Unfortunately, the ACT, unlike College Board, does not offer fee waivers for score reports. You can get a fee waiver for the test itself, but there is no way to send score reports for free beyond the four you get with registration. Especially since the ACT treats each test date as a separate report, it can cost a lot of money to send all of your test dates to multiple schools.
Not all schools require you to send all of your ACT test dates. If they don't, you can save money by just sending your best score.
Plus, some schools that require all scores, like Stanford, have a policy in place that you can just send one score date and self-report the rest if sending scores is a financial hardship (though you will have to send the rest if you’re admitted).
Other all scores schools (like Cornell and Yale) don’t list on their website if they have a similar policy. If you have multiple scores, and one is decidedly better than the other (higher composite and higher sub-scores) you might consider deleting the lowest score so that you only have one score to send, saving money at “all scores” schools.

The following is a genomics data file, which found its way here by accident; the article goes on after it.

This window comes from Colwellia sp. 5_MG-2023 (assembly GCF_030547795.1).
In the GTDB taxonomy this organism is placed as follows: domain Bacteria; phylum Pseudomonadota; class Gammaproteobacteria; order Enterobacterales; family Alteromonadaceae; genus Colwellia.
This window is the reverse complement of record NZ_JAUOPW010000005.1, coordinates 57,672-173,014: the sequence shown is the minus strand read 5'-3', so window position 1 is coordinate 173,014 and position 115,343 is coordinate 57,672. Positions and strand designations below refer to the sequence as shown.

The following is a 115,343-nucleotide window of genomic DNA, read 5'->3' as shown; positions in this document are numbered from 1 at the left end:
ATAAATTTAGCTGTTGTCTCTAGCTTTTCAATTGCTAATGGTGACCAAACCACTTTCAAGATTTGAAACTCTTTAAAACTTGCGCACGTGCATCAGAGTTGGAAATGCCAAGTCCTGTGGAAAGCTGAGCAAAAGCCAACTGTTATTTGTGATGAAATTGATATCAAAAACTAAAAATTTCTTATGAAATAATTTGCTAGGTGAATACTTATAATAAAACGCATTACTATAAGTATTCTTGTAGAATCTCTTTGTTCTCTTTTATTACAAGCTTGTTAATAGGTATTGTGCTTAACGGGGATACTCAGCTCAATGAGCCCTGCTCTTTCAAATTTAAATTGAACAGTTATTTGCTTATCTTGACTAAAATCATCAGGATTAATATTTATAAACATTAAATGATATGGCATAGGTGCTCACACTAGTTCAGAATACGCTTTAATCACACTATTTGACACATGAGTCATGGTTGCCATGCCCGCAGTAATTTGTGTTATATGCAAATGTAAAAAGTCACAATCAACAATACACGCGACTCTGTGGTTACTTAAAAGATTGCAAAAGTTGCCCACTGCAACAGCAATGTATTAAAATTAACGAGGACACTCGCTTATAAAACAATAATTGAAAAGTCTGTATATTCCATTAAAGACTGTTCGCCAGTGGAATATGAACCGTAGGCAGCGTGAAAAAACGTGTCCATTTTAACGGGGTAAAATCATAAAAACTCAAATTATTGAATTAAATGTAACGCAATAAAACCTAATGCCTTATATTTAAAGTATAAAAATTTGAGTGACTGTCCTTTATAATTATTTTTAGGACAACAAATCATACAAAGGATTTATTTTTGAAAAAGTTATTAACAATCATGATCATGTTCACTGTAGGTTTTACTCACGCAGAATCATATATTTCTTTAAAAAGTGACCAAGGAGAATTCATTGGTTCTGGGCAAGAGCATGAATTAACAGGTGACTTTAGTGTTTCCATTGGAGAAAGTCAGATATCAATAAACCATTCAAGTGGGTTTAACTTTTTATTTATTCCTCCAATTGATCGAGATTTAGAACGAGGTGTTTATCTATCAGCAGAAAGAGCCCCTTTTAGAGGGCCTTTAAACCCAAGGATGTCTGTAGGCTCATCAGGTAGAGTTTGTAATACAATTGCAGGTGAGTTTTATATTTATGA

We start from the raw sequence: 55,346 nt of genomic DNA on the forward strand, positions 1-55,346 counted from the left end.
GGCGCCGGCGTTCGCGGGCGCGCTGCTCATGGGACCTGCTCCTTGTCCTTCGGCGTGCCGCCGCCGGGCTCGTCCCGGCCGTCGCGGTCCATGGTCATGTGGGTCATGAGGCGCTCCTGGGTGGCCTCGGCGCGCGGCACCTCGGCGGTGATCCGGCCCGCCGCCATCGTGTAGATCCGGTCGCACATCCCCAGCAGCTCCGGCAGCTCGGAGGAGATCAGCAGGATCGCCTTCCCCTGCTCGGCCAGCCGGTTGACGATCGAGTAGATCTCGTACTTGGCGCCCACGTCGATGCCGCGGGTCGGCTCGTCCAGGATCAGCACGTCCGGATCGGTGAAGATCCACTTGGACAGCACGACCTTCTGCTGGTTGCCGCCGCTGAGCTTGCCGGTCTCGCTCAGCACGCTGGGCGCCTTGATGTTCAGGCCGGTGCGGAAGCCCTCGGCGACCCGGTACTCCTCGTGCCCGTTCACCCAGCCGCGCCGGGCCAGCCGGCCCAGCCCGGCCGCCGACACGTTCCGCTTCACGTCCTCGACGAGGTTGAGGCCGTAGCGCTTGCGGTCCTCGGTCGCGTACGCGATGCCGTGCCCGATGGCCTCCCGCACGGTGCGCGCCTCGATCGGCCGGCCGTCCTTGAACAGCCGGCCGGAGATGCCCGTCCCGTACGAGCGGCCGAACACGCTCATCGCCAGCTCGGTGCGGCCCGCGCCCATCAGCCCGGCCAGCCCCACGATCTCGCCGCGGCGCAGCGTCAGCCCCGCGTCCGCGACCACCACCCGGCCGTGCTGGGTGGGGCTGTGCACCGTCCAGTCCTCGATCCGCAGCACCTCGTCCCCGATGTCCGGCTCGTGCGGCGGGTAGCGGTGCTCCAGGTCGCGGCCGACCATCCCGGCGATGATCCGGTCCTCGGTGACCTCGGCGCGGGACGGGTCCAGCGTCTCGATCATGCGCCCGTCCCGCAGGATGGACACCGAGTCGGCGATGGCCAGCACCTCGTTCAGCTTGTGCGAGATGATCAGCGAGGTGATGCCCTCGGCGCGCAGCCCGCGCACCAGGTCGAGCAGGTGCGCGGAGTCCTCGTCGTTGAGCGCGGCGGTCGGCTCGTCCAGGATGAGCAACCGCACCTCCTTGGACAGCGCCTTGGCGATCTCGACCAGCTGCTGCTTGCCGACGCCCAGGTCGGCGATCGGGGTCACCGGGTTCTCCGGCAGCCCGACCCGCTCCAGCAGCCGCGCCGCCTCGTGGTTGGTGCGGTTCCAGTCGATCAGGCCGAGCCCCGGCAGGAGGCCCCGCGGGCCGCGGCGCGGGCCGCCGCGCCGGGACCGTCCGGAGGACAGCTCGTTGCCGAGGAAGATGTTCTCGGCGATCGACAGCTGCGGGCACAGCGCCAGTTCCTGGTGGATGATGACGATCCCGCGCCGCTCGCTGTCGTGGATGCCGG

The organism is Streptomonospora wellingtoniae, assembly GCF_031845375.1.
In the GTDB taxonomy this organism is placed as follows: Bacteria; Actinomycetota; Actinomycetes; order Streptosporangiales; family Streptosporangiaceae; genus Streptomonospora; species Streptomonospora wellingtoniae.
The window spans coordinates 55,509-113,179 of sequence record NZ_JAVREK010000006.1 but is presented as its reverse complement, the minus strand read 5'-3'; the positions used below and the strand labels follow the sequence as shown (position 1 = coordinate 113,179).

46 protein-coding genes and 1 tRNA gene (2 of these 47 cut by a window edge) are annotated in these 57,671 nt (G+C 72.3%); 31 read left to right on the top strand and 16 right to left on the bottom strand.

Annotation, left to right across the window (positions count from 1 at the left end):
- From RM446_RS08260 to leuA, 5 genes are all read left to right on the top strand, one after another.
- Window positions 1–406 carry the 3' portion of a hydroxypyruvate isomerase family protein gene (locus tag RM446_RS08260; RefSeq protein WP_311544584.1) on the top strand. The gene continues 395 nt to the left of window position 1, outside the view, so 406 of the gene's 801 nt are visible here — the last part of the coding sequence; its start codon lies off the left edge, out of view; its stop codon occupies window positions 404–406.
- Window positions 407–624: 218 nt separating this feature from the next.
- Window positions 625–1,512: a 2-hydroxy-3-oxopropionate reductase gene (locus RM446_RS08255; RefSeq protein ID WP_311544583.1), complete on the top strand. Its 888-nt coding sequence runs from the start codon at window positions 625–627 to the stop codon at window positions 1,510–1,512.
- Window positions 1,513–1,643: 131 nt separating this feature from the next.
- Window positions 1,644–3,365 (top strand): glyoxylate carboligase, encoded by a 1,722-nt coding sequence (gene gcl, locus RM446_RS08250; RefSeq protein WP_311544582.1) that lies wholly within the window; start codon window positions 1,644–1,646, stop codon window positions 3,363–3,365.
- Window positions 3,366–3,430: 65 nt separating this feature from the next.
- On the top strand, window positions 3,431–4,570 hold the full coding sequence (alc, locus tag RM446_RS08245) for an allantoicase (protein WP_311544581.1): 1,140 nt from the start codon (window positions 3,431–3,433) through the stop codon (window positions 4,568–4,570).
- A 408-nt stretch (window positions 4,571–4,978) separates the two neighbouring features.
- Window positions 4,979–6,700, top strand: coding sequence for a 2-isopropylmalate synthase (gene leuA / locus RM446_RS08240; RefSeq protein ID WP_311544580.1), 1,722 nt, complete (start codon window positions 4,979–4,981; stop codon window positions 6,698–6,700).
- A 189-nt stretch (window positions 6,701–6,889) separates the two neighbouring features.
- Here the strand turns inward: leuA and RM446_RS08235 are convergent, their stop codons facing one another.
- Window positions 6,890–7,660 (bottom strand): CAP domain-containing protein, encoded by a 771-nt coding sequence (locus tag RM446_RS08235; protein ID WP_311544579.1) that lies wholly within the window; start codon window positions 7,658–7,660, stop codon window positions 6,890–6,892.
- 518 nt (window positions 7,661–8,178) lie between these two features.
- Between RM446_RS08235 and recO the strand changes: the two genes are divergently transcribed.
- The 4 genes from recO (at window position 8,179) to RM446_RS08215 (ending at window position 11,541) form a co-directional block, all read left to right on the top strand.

Make sure you finalize your college application list early in senior fall and give yourself plenty of time to send scores so you don’t have to pay the extra rush delivery fee. (Not to mention that the earlier you start on the college application process, the less stressed you will be.)
Also, you shouldn’t be applying to 20 colleges or some other crazy high number. All of those application and test-sending fees will add up, and you won't be increasing your chances of getting in, especially if you're applying to a slew of ultra-competitive schools. Try to keep your list to 10 or fewer, and with a mix of safety schools, likely schools, and reach schools.
Finally, carefully research score choice vs all scores schools. For schools you’re considering applying to, see if they require you to send all ACT score dates, or are fine with receiving just one.
So what kind of ACT score should you be aiming for? Use our guide to create a target score based on your top-choice schools.
Need to improve your ACT score, ASAP? Get a 10-day plan to go from a 25 to a 32.
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Halle Edwards graduated from Stanford University with honors. In high school, she earned 99th percentile ACT scores as well as 99th percentile scores on SAT subject tests. She also took nine AP classes, earning a perfect score of 5 on seven AP tests. As a graduate of a large public high school who tackled the college admission process largely on her own, she is passionate about helping high school students from different backgrounds get the knowledge they need to be successful in the college admissions process.